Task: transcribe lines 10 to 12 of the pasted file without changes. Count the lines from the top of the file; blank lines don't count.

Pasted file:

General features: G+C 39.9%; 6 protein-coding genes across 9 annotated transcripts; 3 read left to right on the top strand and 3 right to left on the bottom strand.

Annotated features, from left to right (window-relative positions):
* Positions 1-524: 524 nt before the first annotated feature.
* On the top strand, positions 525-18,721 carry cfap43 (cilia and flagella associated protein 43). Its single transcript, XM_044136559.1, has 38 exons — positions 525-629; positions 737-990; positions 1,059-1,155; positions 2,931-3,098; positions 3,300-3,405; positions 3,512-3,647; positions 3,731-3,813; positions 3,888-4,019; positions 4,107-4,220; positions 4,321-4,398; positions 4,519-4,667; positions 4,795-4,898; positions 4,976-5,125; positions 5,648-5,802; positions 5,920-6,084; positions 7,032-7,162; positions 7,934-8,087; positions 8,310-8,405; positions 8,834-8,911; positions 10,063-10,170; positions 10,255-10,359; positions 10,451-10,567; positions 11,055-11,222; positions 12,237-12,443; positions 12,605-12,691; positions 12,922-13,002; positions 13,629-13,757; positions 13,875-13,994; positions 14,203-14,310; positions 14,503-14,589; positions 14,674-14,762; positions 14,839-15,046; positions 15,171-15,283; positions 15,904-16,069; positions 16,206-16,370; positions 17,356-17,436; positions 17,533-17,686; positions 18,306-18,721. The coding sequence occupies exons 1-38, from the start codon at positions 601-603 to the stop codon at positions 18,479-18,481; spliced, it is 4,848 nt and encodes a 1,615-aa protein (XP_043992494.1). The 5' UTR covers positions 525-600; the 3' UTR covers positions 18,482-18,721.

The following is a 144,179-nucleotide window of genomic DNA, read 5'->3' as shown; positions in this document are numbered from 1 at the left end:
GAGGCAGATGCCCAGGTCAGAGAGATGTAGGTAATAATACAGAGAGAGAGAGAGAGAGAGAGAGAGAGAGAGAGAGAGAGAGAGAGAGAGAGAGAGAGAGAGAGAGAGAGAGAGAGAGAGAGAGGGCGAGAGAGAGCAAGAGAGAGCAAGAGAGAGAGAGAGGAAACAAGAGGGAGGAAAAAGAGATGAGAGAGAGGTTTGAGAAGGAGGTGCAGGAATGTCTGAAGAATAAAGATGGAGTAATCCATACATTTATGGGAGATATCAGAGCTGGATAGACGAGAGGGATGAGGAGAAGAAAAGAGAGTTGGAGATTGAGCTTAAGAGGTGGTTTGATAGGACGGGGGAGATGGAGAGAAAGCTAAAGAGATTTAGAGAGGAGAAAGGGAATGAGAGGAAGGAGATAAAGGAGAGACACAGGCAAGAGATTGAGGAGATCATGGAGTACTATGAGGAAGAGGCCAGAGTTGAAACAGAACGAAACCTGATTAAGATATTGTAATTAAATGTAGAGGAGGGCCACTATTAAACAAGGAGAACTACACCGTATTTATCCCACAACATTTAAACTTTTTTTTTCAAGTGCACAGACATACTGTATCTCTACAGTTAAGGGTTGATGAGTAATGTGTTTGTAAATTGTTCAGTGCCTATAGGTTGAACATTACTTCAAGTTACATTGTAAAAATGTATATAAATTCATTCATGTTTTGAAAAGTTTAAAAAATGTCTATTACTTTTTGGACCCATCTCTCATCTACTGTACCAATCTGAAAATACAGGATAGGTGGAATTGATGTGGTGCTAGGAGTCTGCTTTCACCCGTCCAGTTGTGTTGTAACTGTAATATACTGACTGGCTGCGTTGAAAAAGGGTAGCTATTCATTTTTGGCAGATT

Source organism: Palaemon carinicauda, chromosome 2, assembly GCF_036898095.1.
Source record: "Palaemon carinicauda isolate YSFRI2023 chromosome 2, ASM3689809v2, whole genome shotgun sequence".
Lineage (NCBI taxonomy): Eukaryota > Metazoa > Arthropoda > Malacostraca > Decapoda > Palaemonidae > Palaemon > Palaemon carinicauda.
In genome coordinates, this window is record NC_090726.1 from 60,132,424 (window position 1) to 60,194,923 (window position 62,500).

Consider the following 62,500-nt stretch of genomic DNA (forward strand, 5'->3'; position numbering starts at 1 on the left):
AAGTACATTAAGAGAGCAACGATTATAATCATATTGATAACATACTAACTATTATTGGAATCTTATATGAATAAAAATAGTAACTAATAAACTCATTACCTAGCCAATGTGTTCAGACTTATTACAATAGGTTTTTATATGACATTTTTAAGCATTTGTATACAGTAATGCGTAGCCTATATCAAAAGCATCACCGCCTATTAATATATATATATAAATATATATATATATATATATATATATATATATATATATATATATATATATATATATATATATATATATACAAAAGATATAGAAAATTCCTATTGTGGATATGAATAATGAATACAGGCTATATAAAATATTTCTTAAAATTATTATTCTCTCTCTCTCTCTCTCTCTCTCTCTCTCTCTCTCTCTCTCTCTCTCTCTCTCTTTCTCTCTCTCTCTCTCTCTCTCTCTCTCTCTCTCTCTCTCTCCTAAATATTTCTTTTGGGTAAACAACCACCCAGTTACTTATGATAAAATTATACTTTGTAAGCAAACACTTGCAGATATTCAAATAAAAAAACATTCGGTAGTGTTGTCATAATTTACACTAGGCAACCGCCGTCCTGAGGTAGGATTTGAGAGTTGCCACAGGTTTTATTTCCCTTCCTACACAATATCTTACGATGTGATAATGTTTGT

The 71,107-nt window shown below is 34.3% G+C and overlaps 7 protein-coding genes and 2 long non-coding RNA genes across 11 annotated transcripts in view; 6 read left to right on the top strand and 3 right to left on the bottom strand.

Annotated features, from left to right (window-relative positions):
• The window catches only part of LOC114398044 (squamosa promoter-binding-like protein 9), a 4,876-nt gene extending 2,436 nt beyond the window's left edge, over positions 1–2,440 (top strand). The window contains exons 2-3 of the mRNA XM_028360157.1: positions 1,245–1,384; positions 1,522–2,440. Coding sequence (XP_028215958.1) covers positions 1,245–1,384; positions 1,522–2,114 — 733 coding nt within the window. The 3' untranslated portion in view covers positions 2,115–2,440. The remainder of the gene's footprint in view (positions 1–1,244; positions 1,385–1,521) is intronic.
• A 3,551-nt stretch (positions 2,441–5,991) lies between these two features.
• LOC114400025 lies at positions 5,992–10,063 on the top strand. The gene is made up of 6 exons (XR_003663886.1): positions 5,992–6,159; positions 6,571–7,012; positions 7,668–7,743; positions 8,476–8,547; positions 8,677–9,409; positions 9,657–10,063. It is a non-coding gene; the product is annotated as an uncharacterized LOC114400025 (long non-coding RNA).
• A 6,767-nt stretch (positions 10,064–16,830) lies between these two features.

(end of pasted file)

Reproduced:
In genome coordinates, this window is record NC_090726.1 from 60,132,424 (window position 1) to 60,194,923 (window position 62,500).

Consider the following 62,500-nt stretch of genomic DNA (forward strand, 5'->3'; position numbering starts at 1 on the left):
AAGTACATTAAGAGAGCAACGATTATAATCATATTGATAACATACTAACTATTATTGGAATCTTATATGAATAAAAATAGTAACTAATAAACTCATTACCTAGCCAATGTGTTCAGACTTATTACAATAGGTTTTTATATGACATTTTTAAGCATTTGTATACAGTAATGCGTAGCCTATATCAAAAGCATCACCGCCTATTAATATATATATATAAATATATATATATATATATATATATATATATATATATATATATATATATATATATATATATATATATATACAAAAGATATAGAAAATTCCTATTGTGGATATGAATAATGAATACAGGCTATATAAAATATTTCTTAAAATTATTATTCTCTCTCTCTCTCTCTCTCTCTCTCTCTCTCTCTCTCTCTCTCTCTCTCTCTCTTTCTCTCTCTCTCTCTCTCTCTCTCTCTCTCTCTCTCTCTCTCCTAAATATTTCTTTTGGGTAAACAACCACCCAGTTACTTATGATAAAATTATACTTTGTAAGCAAACACTTGCAGATATTCAAATAAAAAAACATTCGGTAGTGTTGTCATAATTTACACTAGGCAACCGCCGTCCTGAGGTAGGATTTGAGAGTTGCCACAGGTTTTATTTCCCTTCCTACACAATATCTTACGATGTGATAATGTTTGT